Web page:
Take a sample when we process a Tree:

type Tree<'a> = | Node of 'a * Tree<'a> * Tree<'a> | Leaf of 'a // Non Trail Recursion version let rec treeSize = function | Leaf _ -> 1 | Node(_, left, right) -> treeSize left + treeSize right // Trail Recursion version let treeSizeTR tree = let rec size_acc tree acc = match tree with | Leaf _ -> 1 + acc | Node(_, left, right) -> let acc = size_acc left acc // Non Tail Recursion on left size_acc right acc // Tail Recursion on right size_acc tree 0

You can see we provide two version of codes to process a tree. The first one is a normal approach by calling two recursive functions. It is interesting to see the second one. As you can see we only have one “Tail Recursion” when processing right side tree. So the whole solution still cannot be optimized by F# compiler. Now what we should do?

Let’s think about how we apply “accumulator” pattern to solve “Trail Recursion” issue again. We pass a temporal value as an argument to the function. Just be ware, in functional language like F#, function is value too. It can be passed and returned! It is a fundamental in functional programming, but it can help us to solve very tricky issue. OK, let me tell you the answer first, then explain.

The answer is to applying continuous passing style (CPS) by passing another function as the “remaining” of the recursive function call. So what does it mean? Still confused? Well, actually it is really confusing. It is not very easy to understand when you see it first time. Still, let’s use Fibonacci function we used in the early to illustrate how continuations works.

let fibonacciCPS n = let rec fibonacci_cont a cont = if a <= 2 then cont 1 else fibonacci_cont (a - 2) (fun x -> fibonacci_cont (a - 1) (fun y -> cont(x + y))) fibonacci_cont n (fun x -> x)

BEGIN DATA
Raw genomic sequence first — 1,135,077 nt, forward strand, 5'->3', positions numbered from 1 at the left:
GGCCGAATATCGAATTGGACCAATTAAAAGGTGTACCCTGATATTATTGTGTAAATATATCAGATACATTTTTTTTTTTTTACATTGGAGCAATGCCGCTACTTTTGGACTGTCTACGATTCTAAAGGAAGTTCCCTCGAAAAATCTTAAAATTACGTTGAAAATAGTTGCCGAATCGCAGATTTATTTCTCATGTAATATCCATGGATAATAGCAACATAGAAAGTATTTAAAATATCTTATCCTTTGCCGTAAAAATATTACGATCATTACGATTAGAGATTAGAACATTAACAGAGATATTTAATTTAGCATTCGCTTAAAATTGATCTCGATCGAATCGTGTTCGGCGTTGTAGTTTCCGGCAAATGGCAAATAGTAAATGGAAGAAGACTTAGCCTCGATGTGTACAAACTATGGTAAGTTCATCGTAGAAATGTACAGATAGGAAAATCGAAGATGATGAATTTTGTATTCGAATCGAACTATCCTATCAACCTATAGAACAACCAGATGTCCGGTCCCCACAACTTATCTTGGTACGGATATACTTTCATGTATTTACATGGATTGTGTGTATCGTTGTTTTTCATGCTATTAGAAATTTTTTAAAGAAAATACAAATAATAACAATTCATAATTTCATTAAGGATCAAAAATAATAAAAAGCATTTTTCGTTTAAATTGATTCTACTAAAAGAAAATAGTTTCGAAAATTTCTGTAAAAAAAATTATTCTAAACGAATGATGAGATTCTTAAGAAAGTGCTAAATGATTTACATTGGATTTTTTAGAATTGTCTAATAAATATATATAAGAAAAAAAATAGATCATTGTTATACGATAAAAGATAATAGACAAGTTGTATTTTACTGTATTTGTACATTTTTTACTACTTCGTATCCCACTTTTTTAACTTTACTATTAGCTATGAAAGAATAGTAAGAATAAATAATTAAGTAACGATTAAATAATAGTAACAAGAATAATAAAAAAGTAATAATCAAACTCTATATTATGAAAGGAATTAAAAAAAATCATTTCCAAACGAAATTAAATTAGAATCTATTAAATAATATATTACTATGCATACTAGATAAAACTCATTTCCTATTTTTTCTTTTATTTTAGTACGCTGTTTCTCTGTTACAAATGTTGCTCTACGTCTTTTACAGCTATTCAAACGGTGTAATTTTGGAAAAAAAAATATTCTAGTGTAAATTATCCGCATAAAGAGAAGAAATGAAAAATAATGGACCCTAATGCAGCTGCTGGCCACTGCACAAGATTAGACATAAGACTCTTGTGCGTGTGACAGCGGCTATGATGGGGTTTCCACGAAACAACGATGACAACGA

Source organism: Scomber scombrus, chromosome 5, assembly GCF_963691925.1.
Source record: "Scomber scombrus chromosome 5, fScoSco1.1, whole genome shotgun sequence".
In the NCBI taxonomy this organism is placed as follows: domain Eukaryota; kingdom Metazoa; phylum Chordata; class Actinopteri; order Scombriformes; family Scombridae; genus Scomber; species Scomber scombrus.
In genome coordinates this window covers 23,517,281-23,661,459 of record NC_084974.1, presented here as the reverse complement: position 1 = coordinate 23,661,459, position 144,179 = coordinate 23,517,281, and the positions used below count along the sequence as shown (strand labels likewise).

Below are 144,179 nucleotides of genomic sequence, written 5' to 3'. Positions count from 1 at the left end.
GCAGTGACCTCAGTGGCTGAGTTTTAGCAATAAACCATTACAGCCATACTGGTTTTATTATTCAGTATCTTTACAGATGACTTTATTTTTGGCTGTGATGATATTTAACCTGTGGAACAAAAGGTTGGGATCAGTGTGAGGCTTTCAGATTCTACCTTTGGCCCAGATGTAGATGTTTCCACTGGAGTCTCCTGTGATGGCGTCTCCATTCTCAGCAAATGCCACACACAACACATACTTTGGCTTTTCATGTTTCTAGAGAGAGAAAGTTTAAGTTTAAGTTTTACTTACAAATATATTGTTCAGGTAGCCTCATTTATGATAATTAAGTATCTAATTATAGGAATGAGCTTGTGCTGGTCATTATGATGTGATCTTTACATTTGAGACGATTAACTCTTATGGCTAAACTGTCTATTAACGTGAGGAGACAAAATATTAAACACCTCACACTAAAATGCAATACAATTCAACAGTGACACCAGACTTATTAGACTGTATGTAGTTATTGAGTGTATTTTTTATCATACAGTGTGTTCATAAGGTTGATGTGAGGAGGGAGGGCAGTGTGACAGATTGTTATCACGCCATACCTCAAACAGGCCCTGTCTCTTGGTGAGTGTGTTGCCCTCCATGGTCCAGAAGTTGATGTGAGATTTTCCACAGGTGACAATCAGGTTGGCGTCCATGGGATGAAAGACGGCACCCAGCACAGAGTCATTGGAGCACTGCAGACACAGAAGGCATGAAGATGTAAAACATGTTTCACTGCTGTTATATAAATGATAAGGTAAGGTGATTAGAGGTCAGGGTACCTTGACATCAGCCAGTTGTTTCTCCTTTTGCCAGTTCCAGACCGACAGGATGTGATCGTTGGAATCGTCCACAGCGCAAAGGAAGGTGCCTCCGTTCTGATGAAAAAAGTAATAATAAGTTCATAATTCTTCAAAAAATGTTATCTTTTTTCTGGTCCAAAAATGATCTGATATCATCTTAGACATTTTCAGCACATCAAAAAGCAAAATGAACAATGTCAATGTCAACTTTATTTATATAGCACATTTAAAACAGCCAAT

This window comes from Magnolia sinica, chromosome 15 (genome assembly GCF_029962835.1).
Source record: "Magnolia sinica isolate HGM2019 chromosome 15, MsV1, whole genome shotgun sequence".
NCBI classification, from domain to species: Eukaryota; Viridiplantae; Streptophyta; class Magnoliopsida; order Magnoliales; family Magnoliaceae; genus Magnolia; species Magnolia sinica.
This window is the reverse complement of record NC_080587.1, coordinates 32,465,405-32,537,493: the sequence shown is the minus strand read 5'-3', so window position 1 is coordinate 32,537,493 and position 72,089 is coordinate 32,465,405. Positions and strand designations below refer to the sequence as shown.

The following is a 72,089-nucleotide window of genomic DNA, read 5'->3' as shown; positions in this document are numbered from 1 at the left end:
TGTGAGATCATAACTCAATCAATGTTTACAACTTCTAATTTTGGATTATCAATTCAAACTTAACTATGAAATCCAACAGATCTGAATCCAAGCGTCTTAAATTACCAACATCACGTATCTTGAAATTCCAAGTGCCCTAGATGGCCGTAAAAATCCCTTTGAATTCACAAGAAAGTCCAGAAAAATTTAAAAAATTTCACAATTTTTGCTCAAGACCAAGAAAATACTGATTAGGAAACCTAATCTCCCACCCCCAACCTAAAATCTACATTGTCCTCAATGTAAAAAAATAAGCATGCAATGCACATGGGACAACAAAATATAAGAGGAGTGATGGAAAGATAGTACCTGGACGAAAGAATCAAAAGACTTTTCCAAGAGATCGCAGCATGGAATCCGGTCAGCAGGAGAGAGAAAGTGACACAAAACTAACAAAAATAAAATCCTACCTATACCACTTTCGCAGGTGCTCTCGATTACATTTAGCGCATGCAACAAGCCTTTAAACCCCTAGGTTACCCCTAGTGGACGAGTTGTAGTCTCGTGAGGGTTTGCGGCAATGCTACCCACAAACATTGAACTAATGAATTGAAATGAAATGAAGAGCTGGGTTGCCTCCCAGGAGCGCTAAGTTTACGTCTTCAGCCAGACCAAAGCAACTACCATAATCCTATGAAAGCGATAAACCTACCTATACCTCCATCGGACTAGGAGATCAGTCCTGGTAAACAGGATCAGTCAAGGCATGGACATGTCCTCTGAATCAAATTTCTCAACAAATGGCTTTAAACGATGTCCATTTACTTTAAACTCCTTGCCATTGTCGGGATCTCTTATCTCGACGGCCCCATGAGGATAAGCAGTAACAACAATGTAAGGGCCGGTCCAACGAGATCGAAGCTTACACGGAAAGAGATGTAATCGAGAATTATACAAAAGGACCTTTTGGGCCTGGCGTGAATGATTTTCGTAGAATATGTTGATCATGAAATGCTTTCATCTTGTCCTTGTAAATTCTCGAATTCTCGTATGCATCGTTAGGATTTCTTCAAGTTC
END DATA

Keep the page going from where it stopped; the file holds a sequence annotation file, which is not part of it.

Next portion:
This implementation takes a inner recursive function by passing the number and a continuation function. Actually the continuation function is a closure function.

1. when a <=2, it returns by applying the identifier function (fun x –> x)

2. When a > 2, it recursively calls to reach its base case by calling fibonacci_cont (a – 2), and in the same time, it builds up the closure functions. x is the result of fibonacci_cont (a – 2), and y is the result of fibonacci_cont (a –1). The add x and y.

3. Just be aware we use closure here, which use heap, instead of stack.

It really makes the logic inside out. It does not seem a very natural way when we design the code. It made my head hurt when first seeing this code. But later, I think it is very smart to pass closure function like that. It is really the beautiful side of functional programming.

Well, this blog might be too length. I will continue discussing recursive function later. Now let me finish this blog by putting the code to process a tress using continuation at the end.

let treeSizeCont tree = let rec size_acc tree acc cont = match tree with | Leaf _ -> cont (1 + acc) | Node(_, left, right) -> size_acc left acc (fun left_size -> size_acc right left_size cont) size_acc tree 0 (fun x -> x)

Happy programming!